Computers (including social media) impeding communication.
Twitter is regularly mined as a news source when anyone who has used it can tell you it is a misunderstanding machine due to the character limit and terrible threading of conversations.
Computer mistakes and limitations providing fertile ground for artwork.
hat tip Sbarro Chica
A few times a week I eat at one of those corporate delis that promises the food is fresh and local, although it's probably neither. For about six months I used their loyalty card, which meant I got five dollars off roughly every tenth purchase. Yesterday I was told the loyalty cards had been decommissioned. Now the only way to get the discount is to install a smart phone app and pay by credit or debit card.
Wanted: more friends who skulk around without phones, paying cash, so we can feel better about ourselves as everyone gleefully receives their Borg implants (provided free by one of the six large banks).
This arrived via email today from Bandcamp, where I've been digitally busking:
Over the next week or two, we're rolling out an important change here at Bandcamp. Rather than payments for digital transactions going from the fan directly to you, those payments will be processed by Bandcamp and then paid out to you within 24 hours (higher-value transactions may take a bit longer to arrive). Our revenue share is not changing, and you'll continue to receive payments via your PayPal account. There is no action necessary on your part.
We've officially moved from the "too good to be true" phase of Bandcamp (the buyer's funds went directly to the artist's pocket and the agent took its cut after a certain number of purchases) to the "you'll get paid, I promise, I just need to hang onto the money a little longer" phase.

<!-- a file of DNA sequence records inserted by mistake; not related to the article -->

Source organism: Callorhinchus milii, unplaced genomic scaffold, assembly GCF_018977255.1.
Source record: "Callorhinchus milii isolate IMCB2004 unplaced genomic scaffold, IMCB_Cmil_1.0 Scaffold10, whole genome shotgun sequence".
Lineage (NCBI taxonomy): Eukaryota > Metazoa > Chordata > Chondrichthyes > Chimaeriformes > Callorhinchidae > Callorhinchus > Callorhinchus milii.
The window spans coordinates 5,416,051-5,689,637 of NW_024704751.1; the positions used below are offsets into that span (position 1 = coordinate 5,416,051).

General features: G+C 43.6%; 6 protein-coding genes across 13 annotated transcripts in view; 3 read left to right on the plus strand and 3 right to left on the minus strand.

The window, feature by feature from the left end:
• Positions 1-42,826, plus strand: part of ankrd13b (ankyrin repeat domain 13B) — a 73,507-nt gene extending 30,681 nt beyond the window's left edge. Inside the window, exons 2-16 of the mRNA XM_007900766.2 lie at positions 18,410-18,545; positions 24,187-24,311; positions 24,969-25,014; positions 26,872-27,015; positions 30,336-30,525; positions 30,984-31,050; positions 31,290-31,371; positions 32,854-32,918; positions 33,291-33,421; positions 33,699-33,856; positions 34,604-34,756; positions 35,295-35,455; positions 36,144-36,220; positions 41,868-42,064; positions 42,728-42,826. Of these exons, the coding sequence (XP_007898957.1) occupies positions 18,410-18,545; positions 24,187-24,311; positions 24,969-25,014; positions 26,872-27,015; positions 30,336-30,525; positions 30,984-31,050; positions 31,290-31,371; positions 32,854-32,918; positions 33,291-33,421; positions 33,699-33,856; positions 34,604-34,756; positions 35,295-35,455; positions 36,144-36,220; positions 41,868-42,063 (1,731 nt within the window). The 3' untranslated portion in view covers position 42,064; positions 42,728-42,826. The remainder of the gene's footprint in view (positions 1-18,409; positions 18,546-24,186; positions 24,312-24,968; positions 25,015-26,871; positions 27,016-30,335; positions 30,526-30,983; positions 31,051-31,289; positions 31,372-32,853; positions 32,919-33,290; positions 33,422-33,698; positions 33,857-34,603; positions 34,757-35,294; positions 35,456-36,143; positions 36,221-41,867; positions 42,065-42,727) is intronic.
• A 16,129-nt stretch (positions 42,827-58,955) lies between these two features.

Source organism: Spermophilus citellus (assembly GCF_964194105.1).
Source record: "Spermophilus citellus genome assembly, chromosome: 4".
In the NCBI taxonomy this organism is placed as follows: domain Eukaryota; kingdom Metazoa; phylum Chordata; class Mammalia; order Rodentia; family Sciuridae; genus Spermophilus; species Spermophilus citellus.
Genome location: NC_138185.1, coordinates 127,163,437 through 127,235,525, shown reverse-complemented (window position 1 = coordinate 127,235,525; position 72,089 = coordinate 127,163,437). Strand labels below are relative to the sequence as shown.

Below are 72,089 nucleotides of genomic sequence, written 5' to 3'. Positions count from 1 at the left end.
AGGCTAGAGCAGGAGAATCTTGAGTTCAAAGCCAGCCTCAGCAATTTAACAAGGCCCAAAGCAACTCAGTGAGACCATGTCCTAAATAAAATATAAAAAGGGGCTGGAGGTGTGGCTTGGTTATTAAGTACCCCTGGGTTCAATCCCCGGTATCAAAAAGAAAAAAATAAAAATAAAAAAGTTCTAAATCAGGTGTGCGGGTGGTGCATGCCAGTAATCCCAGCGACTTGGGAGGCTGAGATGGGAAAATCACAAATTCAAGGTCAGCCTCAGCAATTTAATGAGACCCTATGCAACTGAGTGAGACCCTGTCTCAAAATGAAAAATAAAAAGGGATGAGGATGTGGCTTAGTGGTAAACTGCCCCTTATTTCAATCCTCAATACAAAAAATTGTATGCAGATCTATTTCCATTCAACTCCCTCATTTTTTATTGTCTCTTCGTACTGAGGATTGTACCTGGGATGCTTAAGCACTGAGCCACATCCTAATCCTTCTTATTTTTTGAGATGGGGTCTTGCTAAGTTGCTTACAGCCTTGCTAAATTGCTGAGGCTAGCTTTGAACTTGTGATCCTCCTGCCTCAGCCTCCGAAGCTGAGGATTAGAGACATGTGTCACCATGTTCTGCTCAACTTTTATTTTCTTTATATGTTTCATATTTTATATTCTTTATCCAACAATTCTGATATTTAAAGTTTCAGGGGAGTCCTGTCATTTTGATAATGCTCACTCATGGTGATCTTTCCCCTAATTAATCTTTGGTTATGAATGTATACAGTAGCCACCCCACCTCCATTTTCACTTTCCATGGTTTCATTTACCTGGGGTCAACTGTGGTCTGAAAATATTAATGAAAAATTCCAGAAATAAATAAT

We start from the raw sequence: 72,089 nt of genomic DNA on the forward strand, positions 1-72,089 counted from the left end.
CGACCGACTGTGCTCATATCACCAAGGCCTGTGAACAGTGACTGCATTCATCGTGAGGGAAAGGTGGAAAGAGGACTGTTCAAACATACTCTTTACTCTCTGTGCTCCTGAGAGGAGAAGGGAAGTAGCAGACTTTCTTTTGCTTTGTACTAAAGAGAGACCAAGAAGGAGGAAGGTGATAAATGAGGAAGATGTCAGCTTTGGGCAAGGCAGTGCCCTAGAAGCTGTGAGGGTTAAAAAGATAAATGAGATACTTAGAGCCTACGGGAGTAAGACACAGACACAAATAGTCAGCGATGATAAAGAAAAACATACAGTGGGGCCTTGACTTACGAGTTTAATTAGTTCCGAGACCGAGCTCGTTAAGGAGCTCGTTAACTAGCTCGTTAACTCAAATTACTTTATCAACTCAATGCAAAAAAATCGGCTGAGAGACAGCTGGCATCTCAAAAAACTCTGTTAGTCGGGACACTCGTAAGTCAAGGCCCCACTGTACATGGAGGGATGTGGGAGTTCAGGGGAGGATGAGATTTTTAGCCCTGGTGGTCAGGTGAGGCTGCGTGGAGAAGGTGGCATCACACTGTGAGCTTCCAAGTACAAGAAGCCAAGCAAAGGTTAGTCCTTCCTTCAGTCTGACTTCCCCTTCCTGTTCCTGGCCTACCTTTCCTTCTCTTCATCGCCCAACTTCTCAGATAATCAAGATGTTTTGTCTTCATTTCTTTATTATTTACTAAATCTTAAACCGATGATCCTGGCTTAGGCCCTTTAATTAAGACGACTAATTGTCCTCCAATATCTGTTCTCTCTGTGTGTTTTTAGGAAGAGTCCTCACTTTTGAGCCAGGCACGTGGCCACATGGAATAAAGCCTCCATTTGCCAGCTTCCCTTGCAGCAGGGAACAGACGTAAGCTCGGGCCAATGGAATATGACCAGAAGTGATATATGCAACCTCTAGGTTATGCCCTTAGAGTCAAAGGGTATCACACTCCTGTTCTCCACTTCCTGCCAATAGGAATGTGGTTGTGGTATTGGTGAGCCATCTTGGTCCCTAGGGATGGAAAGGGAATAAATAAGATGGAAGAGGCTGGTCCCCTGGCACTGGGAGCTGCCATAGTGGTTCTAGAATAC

Bandcamp's "about" page does still claim that:
We continue to work tirelessly to build an enduring service, one that treats artists fairly, puts them in control, and is integral to them building sustainable careers. This approach has earned us our most valuable asset: trust.
Will be watching for subtle changes in that wording in the coming months. In the meantime, will be looking into setting up a "store" on tommoody.us for music sales, so the artist doesn't have to wait to be paid by some Silicon Valley dreamer whose angels are getting anxious. If that's too much trouble will return to posting mp3 links, this time accompanied by a big ugly graphic that says MR. TIP JAR with a link to my email.
Am pleased to announce a new Bandcamp release titled Crude Essence.
Noisy samples from field recordings, made in and out of the studio, are the heart of this release. Street voices, slamming gates, plastic bag dispensers at the deli, crackly vinyl "ghosts of the past," "sounds of the internet," old songs of mine cut up and granularized. Several voltage-controlled low res samplers were used. The songs are very short and structured. Strings also figure prominently -- synthesized and found.
Your support in the form of buying the LPs or songs is very encouraging, but all the material can be streamed. A cassette version is available!